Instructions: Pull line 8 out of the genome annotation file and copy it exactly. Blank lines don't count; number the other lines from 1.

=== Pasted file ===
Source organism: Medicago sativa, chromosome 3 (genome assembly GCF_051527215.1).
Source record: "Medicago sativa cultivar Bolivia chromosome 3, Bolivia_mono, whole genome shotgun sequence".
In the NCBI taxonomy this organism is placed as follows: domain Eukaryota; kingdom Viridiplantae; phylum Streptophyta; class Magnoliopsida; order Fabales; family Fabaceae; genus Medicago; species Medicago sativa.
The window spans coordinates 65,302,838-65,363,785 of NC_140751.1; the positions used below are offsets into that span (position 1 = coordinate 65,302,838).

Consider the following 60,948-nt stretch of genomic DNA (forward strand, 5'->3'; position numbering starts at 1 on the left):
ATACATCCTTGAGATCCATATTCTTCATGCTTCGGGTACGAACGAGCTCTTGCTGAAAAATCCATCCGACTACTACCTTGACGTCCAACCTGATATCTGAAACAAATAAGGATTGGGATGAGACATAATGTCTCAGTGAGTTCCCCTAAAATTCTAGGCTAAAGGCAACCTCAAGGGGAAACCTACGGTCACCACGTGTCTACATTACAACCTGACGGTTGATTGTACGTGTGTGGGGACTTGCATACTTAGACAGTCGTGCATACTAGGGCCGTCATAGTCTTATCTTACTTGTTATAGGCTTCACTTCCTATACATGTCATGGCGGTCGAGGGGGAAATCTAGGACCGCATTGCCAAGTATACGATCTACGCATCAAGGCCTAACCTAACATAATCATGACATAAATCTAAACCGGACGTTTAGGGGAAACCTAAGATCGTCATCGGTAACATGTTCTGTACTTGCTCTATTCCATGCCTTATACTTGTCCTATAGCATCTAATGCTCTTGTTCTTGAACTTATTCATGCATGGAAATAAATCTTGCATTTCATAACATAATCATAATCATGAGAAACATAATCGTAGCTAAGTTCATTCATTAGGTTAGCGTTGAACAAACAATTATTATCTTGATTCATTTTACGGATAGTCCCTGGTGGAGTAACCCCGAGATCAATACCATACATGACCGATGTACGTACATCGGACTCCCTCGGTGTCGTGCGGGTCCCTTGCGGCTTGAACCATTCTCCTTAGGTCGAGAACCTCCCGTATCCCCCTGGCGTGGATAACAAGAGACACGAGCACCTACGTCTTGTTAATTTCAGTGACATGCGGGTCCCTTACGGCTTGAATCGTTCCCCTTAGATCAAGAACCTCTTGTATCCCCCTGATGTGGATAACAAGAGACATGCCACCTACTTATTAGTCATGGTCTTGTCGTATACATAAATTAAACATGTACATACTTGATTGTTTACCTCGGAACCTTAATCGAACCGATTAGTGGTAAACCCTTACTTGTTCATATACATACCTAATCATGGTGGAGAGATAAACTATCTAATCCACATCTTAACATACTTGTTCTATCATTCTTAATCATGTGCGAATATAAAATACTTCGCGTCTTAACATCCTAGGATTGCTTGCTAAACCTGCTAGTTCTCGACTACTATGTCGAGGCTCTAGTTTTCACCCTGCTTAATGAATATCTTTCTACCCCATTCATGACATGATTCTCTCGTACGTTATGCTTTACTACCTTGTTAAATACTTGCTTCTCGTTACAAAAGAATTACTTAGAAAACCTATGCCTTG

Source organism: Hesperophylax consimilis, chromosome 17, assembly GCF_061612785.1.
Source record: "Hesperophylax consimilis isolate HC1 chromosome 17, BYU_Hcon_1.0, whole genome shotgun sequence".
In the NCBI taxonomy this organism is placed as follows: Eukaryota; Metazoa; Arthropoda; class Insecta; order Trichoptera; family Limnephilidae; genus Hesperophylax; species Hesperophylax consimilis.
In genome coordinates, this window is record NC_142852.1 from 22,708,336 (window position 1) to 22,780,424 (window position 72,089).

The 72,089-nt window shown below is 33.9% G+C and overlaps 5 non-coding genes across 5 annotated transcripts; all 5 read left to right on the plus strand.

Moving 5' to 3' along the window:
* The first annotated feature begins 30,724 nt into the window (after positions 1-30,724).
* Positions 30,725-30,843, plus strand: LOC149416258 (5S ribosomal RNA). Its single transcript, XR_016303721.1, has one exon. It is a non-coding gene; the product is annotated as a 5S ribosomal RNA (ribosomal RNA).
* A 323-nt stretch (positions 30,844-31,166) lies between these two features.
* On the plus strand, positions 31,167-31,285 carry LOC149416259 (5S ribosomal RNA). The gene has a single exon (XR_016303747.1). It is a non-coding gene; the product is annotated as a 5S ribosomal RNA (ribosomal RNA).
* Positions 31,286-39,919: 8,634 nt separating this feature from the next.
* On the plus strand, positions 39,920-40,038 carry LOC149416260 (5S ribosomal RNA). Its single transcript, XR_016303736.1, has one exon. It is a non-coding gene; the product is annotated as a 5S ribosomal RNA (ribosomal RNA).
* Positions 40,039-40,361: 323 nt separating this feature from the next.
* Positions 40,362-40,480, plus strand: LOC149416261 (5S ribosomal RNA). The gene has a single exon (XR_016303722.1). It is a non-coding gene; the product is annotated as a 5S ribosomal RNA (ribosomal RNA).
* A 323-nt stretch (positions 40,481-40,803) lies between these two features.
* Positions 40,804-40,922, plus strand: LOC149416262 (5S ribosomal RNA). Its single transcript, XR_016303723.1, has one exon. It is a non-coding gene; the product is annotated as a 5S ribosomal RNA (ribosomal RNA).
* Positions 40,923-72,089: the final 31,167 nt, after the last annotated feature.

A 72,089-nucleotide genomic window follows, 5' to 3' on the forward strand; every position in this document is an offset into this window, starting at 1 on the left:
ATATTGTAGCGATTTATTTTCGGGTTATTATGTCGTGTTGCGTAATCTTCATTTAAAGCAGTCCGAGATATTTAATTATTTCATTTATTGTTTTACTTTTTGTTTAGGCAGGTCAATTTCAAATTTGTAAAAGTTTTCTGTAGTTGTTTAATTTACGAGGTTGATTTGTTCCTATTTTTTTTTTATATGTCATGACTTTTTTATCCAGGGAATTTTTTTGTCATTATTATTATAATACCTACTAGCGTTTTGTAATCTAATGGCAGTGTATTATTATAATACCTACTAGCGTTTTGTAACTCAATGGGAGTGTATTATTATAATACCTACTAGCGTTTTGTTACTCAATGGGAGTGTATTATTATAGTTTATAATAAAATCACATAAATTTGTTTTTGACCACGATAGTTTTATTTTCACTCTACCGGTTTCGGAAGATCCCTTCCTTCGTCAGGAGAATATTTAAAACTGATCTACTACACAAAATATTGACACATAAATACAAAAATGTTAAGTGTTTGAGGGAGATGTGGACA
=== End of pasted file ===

Source record: "Hesperophylax consimilis isolate HC1 chromosome 17, BYU_Hcon_1.0, whole genome shotgun sequence".